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London bus drivers unite in historic strike action
Bus workers in Unite in London are taking historic strike action today - for one rate for the job across all 18 companies. Strikers know this might have to be just the start and are ready for a big fight, but what a start! Picket lines of 70, 100 and more, maintained all day. And the roads - gridlock before dawn.
London mayor Boris Johnson claims a third of the service is running but that's complete rubbish - reports around the picket lines are that only 10% of the service is running, if that. Public support is really high - you know you're in the vicinity of a bus garage well before you get there, from the horns and cheers.
Paula Mitchell, London Socialist Party secretary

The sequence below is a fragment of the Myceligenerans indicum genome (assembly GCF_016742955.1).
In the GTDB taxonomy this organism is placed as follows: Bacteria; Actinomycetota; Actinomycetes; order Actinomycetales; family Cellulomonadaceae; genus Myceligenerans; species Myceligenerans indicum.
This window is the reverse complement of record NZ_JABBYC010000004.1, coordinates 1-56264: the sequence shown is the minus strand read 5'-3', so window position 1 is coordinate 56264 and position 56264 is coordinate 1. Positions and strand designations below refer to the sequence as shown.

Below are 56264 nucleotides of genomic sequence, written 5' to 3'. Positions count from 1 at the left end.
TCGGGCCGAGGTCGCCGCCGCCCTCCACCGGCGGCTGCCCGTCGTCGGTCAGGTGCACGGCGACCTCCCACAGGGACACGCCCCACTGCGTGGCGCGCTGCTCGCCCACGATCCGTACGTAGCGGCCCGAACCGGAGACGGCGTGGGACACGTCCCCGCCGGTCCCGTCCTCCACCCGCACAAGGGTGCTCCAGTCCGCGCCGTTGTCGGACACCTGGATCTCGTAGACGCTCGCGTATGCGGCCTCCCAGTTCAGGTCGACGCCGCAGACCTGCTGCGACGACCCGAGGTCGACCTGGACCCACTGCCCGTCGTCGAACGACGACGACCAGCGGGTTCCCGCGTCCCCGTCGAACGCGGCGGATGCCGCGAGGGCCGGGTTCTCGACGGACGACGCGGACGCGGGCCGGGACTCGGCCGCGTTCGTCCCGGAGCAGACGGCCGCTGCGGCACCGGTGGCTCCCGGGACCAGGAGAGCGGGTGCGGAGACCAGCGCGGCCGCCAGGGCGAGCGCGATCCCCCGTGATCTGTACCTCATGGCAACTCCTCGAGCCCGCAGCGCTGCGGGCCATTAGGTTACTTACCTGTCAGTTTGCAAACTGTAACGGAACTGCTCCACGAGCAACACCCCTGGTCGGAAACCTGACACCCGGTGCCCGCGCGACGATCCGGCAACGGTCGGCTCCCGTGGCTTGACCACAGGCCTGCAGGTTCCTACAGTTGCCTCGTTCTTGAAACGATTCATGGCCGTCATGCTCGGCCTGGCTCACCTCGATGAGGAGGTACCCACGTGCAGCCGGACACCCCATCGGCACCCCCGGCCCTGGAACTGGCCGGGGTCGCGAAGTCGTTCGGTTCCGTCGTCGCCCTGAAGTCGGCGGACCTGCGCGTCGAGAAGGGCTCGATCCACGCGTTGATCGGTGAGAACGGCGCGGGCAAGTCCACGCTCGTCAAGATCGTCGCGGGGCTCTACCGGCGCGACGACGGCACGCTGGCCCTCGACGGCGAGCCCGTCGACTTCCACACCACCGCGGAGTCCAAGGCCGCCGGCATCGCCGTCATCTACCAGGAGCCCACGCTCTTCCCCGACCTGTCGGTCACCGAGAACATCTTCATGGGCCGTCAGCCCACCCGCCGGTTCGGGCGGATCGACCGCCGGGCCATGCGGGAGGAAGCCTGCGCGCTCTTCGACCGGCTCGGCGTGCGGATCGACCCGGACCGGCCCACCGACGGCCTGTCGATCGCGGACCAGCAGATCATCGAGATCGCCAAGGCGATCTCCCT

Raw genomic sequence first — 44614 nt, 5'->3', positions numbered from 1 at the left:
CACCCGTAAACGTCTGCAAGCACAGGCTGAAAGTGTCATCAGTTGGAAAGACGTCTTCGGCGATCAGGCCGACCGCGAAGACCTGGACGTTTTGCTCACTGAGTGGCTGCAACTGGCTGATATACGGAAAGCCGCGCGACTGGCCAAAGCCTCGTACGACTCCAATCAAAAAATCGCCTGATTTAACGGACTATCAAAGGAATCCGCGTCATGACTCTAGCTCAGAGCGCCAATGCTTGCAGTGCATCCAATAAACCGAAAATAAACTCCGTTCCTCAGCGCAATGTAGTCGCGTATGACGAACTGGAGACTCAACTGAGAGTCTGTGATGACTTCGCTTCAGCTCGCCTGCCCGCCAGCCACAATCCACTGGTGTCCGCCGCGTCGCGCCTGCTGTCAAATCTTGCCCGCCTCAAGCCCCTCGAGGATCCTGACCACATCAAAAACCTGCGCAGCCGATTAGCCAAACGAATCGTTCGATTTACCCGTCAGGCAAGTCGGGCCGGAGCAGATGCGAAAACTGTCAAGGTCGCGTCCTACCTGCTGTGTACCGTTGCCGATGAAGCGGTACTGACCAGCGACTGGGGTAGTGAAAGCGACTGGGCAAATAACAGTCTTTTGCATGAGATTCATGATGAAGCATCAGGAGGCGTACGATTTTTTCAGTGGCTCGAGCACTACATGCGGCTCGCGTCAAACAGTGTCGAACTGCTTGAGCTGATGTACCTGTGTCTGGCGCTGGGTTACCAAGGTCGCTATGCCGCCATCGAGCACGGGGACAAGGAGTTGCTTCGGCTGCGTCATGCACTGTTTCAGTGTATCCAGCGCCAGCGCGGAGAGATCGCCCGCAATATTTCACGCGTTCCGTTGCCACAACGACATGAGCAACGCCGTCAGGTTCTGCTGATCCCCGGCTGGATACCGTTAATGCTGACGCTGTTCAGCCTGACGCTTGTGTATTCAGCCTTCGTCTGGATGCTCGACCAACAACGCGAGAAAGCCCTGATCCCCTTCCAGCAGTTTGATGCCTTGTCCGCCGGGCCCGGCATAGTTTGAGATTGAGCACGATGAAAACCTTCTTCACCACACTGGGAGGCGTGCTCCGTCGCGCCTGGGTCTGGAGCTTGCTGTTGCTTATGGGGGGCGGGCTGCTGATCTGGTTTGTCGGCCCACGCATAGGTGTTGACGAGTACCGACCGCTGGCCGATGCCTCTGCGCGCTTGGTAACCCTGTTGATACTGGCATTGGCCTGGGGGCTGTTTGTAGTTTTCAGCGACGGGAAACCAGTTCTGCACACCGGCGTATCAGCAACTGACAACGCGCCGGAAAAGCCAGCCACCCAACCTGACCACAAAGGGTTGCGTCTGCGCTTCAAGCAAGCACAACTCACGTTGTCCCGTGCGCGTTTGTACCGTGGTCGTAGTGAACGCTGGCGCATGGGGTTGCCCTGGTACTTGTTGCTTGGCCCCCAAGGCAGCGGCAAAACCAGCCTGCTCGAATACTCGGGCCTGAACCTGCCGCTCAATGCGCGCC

Bus drivers in Putney garage were very pleased with the picket turnout, there were around 70 drivers on it. A few of them had joined the picket only when they arrived and saw the picket line. Normally the road outside the garage is packed with buses going out on their route but today the road has been pretty empty of buses with probably about 100 buses parked up in the garage. There are very few buses on Putney High Street.
Socialist party leaflets and TUSC leaflets (Trade Unionist and Socialist Coalition) have been welcomed by the strikers. Comments were made that a three-day strike is needed to really bring it home to management that the Unite members are serious about winning one rate across London.
Around 30 pickets, all in good cheer, stood on the line at this Go Ahead garage. Reports of high turnouts at other depots contributed to the mood. Although there was some disappointment that more drivers were not out at Stockwell, very few services were running. Strikers saw this as a warm-up stoppage, and were looking forward to more and bigger action in the course of the dispute.